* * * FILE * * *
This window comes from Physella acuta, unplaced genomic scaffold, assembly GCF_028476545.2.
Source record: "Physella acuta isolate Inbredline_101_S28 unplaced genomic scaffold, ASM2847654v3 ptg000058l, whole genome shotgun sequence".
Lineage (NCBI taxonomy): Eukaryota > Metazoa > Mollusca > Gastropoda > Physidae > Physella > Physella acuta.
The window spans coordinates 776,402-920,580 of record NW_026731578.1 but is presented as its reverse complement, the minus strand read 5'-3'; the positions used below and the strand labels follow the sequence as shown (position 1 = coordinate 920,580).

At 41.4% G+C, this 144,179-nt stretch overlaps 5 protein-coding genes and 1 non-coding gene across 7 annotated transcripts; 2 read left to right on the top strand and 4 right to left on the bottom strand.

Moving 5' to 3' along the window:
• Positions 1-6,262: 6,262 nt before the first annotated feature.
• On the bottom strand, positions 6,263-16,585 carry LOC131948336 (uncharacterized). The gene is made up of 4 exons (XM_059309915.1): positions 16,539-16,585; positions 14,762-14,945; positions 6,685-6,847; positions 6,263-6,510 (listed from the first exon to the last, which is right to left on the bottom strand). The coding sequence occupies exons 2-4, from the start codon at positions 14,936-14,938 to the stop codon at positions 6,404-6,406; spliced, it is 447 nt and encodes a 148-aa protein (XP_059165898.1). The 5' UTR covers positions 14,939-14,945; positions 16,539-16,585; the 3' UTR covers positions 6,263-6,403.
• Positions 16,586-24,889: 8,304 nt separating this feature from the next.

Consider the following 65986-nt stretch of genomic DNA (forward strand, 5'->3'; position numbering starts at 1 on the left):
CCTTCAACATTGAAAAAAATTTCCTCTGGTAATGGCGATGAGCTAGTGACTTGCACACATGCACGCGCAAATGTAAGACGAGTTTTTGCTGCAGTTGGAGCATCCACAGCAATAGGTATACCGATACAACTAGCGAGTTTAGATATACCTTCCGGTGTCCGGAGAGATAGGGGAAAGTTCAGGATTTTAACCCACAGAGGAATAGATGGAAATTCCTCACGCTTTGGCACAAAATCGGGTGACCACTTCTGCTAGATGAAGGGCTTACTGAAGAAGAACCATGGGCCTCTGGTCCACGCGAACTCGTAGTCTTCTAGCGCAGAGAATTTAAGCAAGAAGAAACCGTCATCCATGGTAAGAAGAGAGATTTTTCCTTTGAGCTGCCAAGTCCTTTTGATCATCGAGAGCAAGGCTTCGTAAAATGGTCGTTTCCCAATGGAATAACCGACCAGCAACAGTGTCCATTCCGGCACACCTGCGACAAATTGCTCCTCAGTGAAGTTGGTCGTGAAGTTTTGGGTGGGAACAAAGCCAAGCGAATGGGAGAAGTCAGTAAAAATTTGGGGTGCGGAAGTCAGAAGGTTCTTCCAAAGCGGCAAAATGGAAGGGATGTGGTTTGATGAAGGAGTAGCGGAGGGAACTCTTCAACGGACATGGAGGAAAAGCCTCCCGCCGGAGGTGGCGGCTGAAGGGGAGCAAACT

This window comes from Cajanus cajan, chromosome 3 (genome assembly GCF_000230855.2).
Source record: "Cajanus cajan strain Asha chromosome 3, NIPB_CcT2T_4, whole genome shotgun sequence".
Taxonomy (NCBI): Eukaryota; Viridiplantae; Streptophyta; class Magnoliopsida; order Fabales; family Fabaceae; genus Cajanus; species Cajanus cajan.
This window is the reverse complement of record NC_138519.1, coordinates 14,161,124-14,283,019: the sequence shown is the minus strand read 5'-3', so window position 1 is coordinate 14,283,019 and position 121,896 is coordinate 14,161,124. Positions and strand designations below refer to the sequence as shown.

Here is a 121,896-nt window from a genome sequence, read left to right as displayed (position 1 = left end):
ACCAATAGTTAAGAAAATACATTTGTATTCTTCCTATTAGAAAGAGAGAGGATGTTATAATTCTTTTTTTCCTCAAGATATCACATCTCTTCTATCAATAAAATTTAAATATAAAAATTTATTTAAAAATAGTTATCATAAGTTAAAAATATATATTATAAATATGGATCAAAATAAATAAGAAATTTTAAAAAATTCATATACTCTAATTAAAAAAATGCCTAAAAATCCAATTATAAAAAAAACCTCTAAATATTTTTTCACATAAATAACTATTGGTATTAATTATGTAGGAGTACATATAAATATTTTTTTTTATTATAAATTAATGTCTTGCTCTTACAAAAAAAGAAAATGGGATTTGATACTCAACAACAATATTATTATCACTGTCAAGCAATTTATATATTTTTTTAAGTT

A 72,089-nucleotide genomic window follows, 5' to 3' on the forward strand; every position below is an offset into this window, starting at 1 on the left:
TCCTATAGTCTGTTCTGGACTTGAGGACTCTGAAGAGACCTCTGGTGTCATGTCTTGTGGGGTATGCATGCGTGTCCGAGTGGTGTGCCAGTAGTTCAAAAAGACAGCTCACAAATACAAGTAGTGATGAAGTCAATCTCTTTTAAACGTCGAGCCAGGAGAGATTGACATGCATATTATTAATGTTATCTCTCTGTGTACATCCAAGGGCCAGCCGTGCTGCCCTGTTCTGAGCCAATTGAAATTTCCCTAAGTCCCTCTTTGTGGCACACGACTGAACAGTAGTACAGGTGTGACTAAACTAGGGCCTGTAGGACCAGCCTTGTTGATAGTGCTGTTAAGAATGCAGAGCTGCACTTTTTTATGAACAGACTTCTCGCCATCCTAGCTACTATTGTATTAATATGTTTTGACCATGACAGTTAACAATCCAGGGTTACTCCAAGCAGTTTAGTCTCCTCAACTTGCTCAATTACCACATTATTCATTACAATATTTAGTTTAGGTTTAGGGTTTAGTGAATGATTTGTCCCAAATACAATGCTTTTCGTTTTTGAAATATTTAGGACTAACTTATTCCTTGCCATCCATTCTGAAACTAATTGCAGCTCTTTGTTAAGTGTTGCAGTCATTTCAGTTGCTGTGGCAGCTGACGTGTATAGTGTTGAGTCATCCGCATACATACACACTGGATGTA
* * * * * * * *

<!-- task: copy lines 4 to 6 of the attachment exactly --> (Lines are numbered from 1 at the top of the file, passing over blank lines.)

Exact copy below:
The window spans coordinates 776,402-920,580 of record NW_026731578.1 but is presented as its reverse complement, the minus strand read 5'-3'; the positions used below and the strand labels follow the sequence as shown (position 1 = coordinate 920,580).

At 41.4% G+C, this 144,179-nt stretch overlaps 5 protein-coding genes and 1 non-coding gene across 7 annotated transcripts; 2 read left to right on the top strand and 4 right to left on the bottom strand.

Moving 5' to 3' along the window: